CAT | General Health
In 1994 the Center for Science in the Public Interest first petitioned the United States Food and Drug Administration (FDA) to require companies to list the amount of artificial trans fats on nutrition labels. Now, more than 15 years later, the FDA hopes to greatly reduce the amount of harmful fats in the American food supply and has taken a positive step toward improving national hearth health.
Just last week the agency proposed that partially hydrogenated oils (PHOs)—the primary dietary source of artificial trans fats—no longer be “generally recognized as safe” for use in food. Despite being a significant contributor to heart disease, trans fats can still be found in many products, including pre-packaged baked goods, frozen pizzas, microwave popcorn and even coffee creamer. Under the new ruling, PHOs would be considered “food additives” and could not be used in food unless companies were able to prove their safety.
“The FDA’s action today is an important step toward protecting more Americans from the potential dangers of trans fat,” stated FDA Commissioner Margaret A. Hamburg, M.D. in a November 7 press release. “Further reduction in the amount of trans fat in the American diet could prevent an additional 20,000 heart attacks and 7,000 deaths from heart disease each year—a critical step in the protection of Americans’ health.”
Although trans fats occur naturally in small amounts (mainly in meat and dairy foods), most are created artificially by adding hydrogen to vegetable oil through a process called hydrogenation, which increases the shelf life of processed foods and enhances the flavor and texture. Unlike beneficial monounsaturated and polyunsaturated fats, trans fats have been shown to raise LDL (“bad”) cholesterol levels and increase the risk of heart disease. In addition, trans fats lower HDL or “good” cholesterol levels, and scientists believe even two or three grams a day can increase the health risk.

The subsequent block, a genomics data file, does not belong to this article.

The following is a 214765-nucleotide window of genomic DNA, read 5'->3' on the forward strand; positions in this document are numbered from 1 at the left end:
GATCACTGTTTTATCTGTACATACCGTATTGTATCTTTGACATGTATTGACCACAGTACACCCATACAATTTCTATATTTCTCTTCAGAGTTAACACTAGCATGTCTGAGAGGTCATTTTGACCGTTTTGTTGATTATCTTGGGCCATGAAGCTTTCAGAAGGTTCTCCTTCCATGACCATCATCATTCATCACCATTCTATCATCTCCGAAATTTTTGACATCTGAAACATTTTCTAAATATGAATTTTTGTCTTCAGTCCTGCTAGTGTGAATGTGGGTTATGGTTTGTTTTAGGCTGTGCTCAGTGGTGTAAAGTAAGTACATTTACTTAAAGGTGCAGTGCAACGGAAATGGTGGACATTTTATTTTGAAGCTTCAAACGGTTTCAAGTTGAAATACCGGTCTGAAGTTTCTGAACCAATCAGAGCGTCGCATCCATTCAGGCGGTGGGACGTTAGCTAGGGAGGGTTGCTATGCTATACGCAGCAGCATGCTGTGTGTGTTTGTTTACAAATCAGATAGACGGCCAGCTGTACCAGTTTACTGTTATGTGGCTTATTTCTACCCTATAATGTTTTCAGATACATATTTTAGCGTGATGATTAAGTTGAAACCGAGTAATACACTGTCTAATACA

While most U.S. food manufacturers and restaurants (including fast food chains such as McDonald’s, Taco Bell and Kentucky Fried Chicken) have already significantly reduced or discontinued their use of trans fats, the FDA hopes to target the last remaining culprits. Following the announcement, the agency opened a 60-day comment period to “collect additional data” and give manufacturers enough time to reformulate products if the ruling is finalized.
November 6 is National Eating Healthy Day! Heart-Smart Advice from the AHA
Sugary sweets, hearty home-cooked meals, and snacks enough to fill a sleigh—‘tis the season to overindulge! Luckily, the American Heart Association is on a mission to help people make smarter, heart-healthier choices about what they eat during the holiday season and throughout the year.
Wednesday, November 6 marks the 5th Annual National Eating Healthy Day (NEHD). The event brings together families, schools and communities throughout the United States to increase awareness about the importance of diet and nutrition and help people take steps toward promoting healthy heart function as well as improving their overall well-being.
On their website, the AHA provides numerous resources for celebrating and spreading the word about NEHD, including the National Eating Healthy Day Toolkit, which includes information-packed resource guides featuring articles, quizzes and helpful links. Visitors can also check out the Holiday Healthy Eating Guide (complete with recipes and smart substitution ideas), along with save-the-date cards and posters for promoting the event in your workplace or local community.
Today more than ever, healthy eating needs to be a national priority. According the most recent AHA statistics, less than 1% of U.S. adults meet the definition for “Ideal Healthy Diet” and essentially no children meet the goal. Eating more high-fiber fruits and vegetables, whole grains and healthy fats, along with reducing or eliminating the amount of high-fat, sugary and processed foods we consume, is a great first step toward celebrating National Eating Healthy Day and making a lifelong commitment to better health.